Re:Who didn't see this coming?? (-1)

Anonymous Coward | more than 3 years ago | (#36964702)

So its nothing like broadcasting, except it occurs at a distance.

Did you read what you said there?

Re:Who didn't see this coming?? (1)

SighKoPath (956085) | more than 3 years ago | (#36964864)

Broadcasting implies that multiple people in multiple locations can view it simultaneously. What Zediva does is more like using the Internet as if it were an extremely long video and audio cable.

sigh (1)

spazdor (902907) | more than 3 years ago | (#36964960)

broadcast != unicast.

Re:Who didn't see this coming?? (4, Insightful)

EvilGrin5000 (951851) | more than 3 years ago | (#36964200)

from TFA:
"Only one person can rent a DVD at one time, meaning that if Zediva bought 20 copies of a movie, only 20 people can watch it simultaneously. Still, Zediva saves money because it could serve many more customers with the same physical copy of a DVD than a company that has to mail out a DVD and wait for its return. "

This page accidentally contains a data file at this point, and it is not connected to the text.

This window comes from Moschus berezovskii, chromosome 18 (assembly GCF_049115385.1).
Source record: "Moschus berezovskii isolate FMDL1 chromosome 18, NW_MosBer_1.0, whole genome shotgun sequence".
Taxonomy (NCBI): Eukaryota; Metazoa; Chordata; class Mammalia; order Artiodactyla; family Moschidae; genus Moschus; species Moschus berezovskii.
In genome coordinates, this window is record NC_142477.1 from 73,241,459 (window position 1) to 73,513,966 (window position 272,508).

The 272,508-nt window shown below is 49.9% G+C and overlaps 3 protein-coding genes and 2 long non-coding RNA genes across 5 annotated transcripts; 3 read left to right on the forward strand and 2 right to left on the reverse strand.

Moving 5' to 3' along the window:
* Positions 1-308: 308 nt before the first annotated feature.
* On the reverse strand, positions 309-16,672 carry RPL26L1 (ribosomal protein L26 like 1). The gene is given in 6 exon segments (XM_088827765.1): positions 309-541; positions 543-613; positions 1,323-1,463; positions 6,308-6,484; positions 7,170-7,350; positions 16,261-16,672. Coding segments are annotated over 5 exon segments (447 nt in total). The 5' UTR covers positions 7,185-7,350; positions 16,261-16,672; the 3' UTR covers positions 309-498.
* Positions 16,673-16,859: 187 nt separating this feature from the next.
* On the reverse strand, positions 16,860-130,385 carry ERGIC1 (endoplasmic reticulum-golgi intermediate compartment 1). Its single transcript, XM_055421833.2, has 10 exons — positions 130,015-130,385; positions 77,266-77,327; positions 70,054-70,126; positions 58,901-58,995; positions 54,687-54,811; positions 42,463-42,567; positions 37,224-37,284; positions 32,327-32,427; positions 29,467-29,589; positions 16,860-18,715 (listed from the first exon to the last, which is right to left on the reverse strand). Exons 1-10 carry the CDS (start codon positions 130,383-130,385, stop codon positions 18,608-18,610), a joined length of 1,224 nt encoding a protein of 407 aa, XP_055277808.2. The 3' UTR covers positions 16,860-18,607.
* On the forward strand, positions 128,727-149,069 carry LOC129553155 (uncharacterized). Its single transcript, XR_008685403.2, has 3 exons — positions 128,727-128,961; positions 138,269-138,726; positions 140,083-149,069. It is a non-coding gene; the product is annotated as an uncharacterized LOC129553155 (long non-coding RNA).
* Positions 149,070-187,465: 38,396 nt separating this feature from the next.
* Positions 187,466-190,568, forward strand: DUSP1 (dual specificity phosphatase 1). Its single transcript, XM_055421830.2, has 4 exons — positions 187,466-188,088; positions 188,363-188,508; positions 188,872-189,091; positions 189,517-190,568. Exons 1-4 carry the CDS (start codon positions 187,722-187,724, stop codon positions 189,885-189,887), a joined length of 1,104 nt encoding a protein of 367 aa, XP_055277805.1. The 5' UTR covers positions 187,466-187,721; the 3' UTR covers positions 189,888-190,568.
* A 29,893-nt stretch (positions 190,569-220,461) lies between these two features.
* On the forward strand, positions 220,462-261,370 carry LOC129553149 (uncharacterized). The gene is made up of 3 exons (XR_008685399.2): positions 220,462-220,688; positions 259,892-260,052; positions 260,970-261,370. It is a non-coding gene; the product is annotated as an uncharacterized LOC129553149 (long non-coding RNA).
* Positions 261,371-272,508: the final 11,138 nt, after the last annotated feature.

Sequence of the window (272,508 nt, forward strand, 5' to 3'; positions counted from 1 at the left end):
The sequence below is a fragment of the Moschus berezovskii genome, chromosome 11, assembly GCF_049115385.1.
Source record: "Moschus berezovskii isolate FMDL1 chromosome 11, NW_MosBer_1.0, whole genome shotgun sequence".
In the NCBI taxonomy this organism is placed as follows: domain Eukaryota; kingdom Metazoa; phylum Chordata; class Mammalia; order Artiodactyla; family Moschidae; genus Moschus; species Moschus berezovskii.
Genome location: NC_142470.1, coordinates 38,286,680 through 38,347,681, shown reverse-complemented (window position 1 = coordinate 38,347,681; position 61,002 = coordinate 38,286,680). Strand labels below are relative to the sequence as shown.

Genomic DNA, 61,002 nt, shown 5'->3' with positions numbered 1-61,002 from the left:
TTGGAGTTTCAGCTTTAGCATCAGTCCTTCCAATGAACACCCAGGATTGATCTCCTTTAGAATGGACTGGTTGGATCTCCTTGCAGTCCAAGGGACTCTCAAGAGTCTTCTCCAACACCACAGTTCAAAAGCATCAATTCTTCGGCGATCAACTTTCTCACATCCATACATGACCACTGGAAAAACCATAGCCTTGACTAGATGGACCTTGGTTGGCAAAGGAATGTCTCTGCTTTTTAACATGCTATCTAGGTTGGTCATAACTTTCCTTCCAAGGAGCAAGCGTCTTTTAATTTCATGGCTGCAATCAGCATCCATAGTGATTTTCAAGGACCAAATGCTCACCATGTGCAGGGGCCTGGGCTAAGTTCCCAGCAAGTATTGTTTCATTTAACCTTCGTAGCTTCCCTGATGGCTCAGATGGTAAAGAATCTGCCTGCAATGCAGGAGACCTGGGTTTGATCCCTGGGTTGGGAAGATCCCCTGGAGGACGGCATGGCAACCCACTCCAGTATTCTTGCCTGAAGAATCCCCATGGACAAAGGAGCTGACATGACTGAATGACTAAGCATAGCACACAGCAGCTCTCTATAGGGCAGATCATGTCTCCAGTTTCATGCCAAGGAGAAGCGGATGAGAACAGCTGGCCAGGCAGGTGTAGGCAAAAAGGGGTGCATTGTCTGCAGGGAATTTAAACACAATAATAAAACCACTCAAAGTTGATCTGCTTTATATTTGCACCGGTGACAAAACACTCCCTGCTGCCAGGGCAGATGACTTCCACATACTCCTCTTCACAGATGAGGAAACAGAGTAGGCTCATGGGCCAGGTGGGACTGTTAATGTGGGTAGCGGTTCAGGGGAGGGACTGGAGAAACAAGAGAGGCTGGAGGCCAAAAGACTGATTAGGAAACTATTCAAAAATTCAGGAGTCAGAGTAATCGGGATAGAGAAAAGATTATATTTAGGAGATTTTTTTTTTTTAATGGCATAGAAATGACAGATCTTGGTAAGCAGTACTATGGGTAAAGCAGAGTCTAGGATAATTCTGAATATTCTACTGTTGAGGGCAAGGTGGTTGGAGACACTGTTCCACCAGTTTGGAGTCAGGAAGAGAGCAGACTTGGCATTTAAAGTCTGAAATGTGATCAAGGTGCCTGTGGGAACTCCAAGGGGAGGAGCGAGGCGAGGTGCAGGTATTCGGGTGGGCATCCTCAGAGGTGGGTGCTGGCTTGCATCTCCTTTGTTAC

So they're not using a single DVD to broadcast to multiple people simultaneously; they are basically a renting organization that is very similar to RedBox except it is done through streaming and online purchasing but the limitation is still a 1:1 ratio of viewer-to-physical dvd copy. Ask yourself this: if Redbox has 20 copies of a movie and every day 20 people rent it and return it (some the same day, some after a day or two), how is this different than Zediva's business model other than the online factor vs. physical stand?

Re:Who didn't see this coming?? (2)

demonbug (309515) | more than 3 years ago | (#36964270)

So Zediva thought they could purchase a single DVD and re-broadcast the content to multiple customers, essentially relying on a very loose interpretation of the first sale doctrine and avoid paying the same licensing fees as Netflix or Amazon.